Reefs

aerial view of coast with plume in water

A huge amount of effort is going into protecting the Great Barrier Reef - often the kilometres away from where the coral is actually living. Researchers now have a better understanding of the system of erosion and sediment transport processes connecting agricultural land with water quality in the Reef. Critical to improving land management practices.

People snorkelling on reef in front of island

There is an imperative to take action to protect and restore the Great Barrier Reef, the question is how we go about it. A new initiative is engaging the community in those decisions.

diver looking down through blue waters at whale shark

They're elusive, whale sharks, so we're keeping an eye on them using satellite tracking to see how far they travel and, in a world first, taking DNA samples to see just how old they are. Here they are on Ningaloo reef.

school of striped yellow fish near reef

Here's one aspect of rising sea levels to think about - the loss in light reflected through ocean waters. Marine ecologists are asking, what are the limits, and threats, to coral skyscrapers? Because coral reefs don't just spread out - they also spread up.

bleached coral

A paper published in Nature Climate Change has revealed the importance of regional differences in sea surface temperature variability in determining the global distribution of coral bleaching risk.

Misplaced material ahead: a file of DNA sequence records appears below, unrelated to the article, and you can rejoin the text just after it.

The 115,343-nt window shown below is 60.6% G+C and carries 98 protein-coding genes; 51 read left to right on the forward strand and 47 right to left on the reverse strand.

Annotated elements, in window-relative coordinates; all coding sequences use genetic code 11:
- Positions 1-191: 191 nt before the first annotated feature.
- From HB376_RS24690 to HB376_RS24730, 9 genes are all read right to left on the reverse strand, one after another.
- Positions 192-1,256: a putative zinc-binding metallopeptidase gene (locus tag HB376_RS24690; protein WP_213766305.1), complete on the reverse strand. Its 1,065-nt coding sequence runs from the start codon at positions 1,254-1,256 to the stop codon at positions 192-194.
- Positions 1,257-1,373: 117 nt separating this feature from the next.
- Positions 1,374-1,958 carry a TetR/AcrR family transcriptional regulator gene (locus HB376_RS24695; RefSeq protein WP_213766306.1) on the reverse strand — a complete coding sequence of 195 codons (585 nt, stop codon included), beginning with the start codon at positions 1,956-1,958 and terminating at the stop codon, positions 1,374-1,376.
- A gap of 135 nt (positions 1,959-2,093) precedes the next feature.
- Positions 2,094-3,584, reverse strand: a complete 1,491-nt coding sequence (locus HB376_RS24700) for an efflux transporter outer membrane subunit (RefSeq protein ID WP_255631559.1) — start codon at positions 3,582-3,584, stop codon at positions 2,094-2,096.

turtle at the water's edge

Ningaloo Reef was declared a UNESCO World Heritage Area in 2011. Scientists are using tracking technology to better understand the region's unique and charismatic species.

diver measuring bleached coral

The only way to prevent further severe coral bleaching on the world’s tropical reefs is to urgently reduce global warming, a new study reveals.

Plane in a hangar

It can be seen from space - the largest structure made of living organisms on Earth. Now the US space agency - NASA - is here to help scientists explore the link between changing conditions and coral health on the Great Barrier Reef.

close up of yellow, mini-submarine on water surface

Community engagement is a key component of the Ningaloo Outlook project which aims to increase the ecological understanding of the Ningaloo Coast World Heritage Area’s deep and shallow reefs and the reef’s shark and turtle populations.